More than 5,000 migrants fled Venezuela after the clashes on the border with Colombia, and now are in overcrowded informal settlements. INTERSOS distributed the first 80 kits with tents and blankets
For weeks, thousands of people have been crammed on the border between Venezuela and Colombia: women, men and children who fled the armed clashes that took place in the city of La Victoria, located in Venezuelan territory, between the military forces of the FANB (Bolivarian National Air Force) and the Colombian dissident armed groups of the FARC. To date, there are about 5,834 people in search of shelter, who fled the state of Apure (Venezuela), which borders the municipality of Arauquita, Colombian department of Arauca. A number on the rise since the start of the clashes, on March 21st. Although there has been an apparent calm between the two fronts for several days, the alert level continues to be high. The living conditions of people, both families and individuals, who have fled their homes, without taking anything with them, for fear of being involved in firefights are worrying.
Our intervention in the two Countries
INTERSOS has already been on the border between Colombia and Venezuela for two years to bring help and assistance to the most vulnerable people, through psychosocial and legal support activities. In these days of emergency we are distributing hygiene kits and shelters. During the week from April 12nd to 16th, our staff delivered essential goods among migrants who are in the areas of Barrios las Flores, Vereda San Lorenzo and El Troncal, municipality of Arauquita. In just one day, 80 kits containing tents and blankets were delivered. Thanks to these distributions, many families have found shelter for the night, thus reducing the risk of running into dangerous situations.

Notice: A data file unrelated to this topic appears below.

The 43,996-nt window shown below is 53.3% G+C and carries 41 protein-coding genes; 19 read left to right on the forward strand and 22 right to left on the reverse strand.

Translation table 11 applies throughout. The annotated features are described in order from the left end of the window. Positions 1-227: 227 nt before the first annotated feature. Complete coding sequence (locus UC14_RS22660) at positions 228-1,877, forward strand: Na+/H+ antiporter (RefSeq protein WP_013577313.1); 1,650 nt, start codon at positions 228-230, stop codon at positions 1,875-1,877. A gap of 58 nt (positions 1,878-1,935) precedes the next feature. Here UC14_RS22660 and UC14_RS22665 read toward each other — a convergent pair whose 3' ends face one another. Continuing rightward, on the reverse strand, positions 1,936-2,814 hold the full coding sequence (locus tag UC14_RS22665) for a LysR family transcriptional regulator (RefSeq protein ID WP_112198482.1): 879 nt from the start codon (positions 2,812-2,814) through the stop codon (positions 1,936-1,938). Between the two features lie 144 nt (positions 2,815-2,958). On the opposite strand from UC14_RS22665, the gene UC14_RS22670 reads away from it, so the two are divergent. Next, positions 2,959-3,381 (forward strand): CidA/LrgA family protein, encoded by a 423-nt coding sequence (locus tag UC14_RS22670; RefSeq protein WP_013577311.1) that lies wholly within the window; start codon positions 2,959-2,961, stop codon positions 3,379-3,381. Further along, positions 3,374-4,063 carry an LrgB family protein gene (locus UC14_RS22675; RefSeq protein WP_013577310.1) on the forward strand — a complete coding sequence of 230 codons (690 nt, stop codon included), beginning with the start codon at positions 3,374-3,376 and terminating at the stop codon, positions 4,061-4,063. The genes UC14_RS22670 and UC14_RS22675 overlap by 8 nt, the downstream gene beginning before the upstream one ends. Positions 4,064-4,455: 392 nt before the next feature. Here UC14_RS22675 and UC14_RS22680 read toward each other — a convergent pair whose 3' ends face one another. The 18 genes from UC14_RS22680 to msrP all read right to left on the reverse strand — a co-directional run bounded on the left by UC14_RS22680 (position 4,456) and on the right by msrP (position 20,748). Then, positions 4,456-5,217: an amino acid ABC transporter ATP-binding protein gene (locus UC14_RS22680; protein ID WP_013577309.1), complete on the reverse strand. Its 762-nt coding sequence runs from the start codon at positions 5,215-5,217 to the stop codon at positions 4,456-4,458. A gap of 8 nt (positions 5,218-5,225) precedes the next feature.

These people do not have food, drinking water, shelter, clothes and any other good for survival in a complex context such as the one that characterises the Venezuelan-Colombian border. Many live in camps close to the Arauca River, often crossed by the migrants themselves with canoes or makeshift boats. Humanitarian intervention is becoming a priority as more and more people flee: what is taking place in Colombian territory is an emergency about which the international community is silent and often indifferent. Yet, the complex political and socio-economic situation of the Bolivarian Republic of Venezuela has generated one of the largest migratory movements in recent years; an estimated 5.4 million people have left the country.
The fear of COVID-19 among the migrant population
In times of pandemic, humanitarian coordination becomes even more urgent in the face of the impact that COVID-19 has on the population. To date, about 22 people have tested positive for the virus: the estimated number of people positive for COVID-19 is however much higher but cannot be specified due to the lack of resources to carry out rapid or molecular tests. Furthermore, the precariousness of informal settlements, often formed by groups of tents, the absence of distancing and hygiene measures, make it almost impossible to avoid the spread of the virus among people. For the next few weeks, with the increase in rains, it is feared that the waters of the Arauca River will rise to such an extent that it could prevent humanitarian workers from accessing various shelter areas for migrants.
It is necessary to be able to guarantee access to primary goods and basic services such as psychosocial assistance and legal advice to the population crammed into urban and rural areas, also due to the risk that tensions, aggressions or acts of gender-based violence may explode, which often take place in contexts of decay and abandonment. In the Ceballos camp, INTERSOS is organising a series of interviews and counselling with women and girls to start with them a path of psychosocial support and awareness on the issue of gender-based violence.